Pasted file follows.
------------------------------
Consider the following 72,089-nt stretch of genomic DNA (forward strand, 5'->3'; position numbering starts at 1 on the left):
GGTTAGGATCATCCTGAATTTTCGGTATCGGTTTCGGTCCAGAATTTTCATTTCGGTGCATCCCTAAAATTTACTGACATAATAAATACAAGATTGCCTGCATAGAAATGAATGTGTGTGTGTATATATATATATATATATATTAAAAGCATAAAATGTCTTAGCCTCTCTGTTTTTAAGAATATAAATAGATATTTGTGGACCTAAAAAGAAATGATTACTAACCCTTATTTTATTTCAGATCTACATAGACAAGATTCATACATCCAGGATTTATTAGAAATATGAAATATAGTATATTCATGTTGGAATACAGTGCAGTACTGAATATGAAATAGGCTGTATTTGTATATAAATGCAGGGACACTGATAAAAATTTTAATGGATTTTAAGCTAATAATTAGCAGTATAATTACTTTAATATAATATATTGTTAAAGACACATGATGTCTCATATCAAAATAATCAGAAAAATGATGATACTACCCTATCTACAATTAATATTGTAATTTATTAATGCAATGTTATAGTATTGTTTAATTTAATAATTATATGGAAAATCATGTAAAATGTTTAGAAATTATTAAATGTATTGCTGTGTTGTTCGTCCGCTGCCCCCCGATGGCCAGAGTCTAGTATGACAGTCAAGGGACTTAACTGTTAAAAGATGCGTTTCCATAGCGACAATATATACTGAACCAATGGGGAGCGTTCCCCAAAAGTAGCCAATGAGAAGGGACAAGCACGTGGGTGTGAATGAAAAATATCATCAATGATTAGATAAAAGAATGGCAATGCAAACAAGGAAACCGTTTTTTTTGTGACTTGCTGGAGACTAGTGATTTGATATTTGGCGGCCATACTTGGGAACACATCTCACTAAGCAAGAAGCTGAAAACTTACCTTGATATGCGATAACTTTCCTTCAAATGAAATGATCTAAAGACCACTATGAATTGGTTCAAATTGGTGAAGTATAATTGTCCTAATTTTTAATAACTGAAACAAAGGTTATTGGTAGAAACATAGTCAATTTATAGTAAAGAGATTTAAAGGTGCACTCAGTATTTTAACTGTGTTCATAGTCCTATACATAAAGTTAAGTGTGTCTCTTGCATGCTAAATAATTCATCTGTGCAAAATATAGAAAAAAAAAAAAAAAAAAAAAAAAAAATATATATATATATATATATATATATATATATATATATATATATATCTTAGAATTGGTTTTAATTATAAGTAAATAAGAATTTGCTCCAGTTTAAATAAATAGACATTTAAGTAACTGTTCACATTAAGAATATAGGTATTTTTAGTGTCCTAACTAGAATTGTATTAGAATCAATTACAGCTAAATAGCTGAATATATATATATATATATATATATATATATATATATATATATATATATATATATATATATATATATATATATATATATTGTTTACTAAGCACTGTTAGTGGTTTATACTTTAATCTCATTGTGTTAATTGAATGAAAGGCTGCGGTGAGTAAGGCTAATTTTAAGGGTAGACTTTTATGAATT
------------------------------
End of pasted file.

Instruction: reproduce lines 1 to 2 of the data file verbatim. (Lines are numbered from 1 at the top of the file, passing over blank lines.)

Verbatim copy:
Consider the following 72,089-nt stretch of genomic DNA (forward strand, 5'->3'; position numbering starts at 1 on the left):
GGTTAGGATCATCCTGAATTTTCGGTATCGGTTTCGGTCCAGAATTTTCATTTCGGTGCATCCCTAAAATTTACTGACATAATAAATACAAGATTGCCTGCATAGAAATGAATGTGTGTGTGTATATATATATATATATATATTAAAAGCATAAAATGTCTTAGCCTCTCTGTTTTTAAGAATATAAATAGATATTTGTGGACCTAAAAAGAAATGATTACTAACCCTTATTTTATTTCAGATCTACATAGACAAGATTCATACATCCAGGATTTATTAGAAATATGAAATATAGTATATTCATGTTGGAATACAGTGCAGTACTGAATATGAAATAGGCTGTATTTGTATATAAATGCAGGGACACTGATAAAAATTTTAATGGATTTTAAGCTAATAATTAGCAGTATAATTACTTTAATATAATATATTGTTAAAGACACATGATGTCTCATATCAAAATAATCAGAAAAATGATGATACTACCCTATCTACAATTAATATTGTAATTTATTAATGCAATGTTATAGTATTGTTTAATTTAATAATTATATGGAAAATCATGTAAAATGTTTAGAAATTATTAAATGTATTGCTGTGTTGTTCGTCCGCTGCCCCCCGATGGCCAGAGTCTAGTATGACAGTCAAGGGACTTAACTGTTAAAAGATGCGTTTCCATAGCGACAATATATACTGAACCAATGGGGAGCGTTCCCCAAAAGTAGCCAATGAGAAGGGACAAGCACGTGGGTGTGAATGAAAAATATCATCAATGATTAGATAAAAGAATGGCAATGCAAACAAGGAAACCGTTTTTTTTGTGACTTGCTGGAGACTAGTGATTTGATATTTGGCGGCCATACTTGGGAACACATCTCACTAAGCAAGAAGCTGAAAACTTACCTTGATATGCGATAACTTTCCTTCAAATGAAATGATCTAAAGACCACTATGAATTGGTTCAAATTGGTGAAGTATAATTGTCCTAATTTTTAATAACTGAAACAAAGGTTATTGGTAGAAACATAGTCAATTTATAGTAAAGAGATTTAAAGGTGCACTCAGTATTTTAACTGTGTTCATAGTCCTATACATAAAGTTAAGTGTGTCTCTTGCATGCTAAATAATTCATCTGTGCAAAATATAGAAAAAAAAAAAAAAAAAAAAAAAAAAATATATATATATATATATATATATATATATATATATATATATATATCTTAGAATTGGTTTTAATTATAAGTAAATAAGAATTTGCTCCAGTTTAAATAAATAGACATTTAAGTAACTGTTCACATTAAGAATATAGGTATTTTTAGTGTCCTAACTAGAATTGTATTAGAATCAATTACAGCTAAATAGCTGAATATATATATATATATATATATATATATATATATATATATATATATATATATATATATATATATATATATATATATATTGTTTACTAAGCACTGTTAGTGGTTTATACTTTAATCTCATTGTGTTAATTGAATGAAAGGCTGCGGTGAGTAAGGCTAATTTTAAGGGTAGACTTTTATGAATT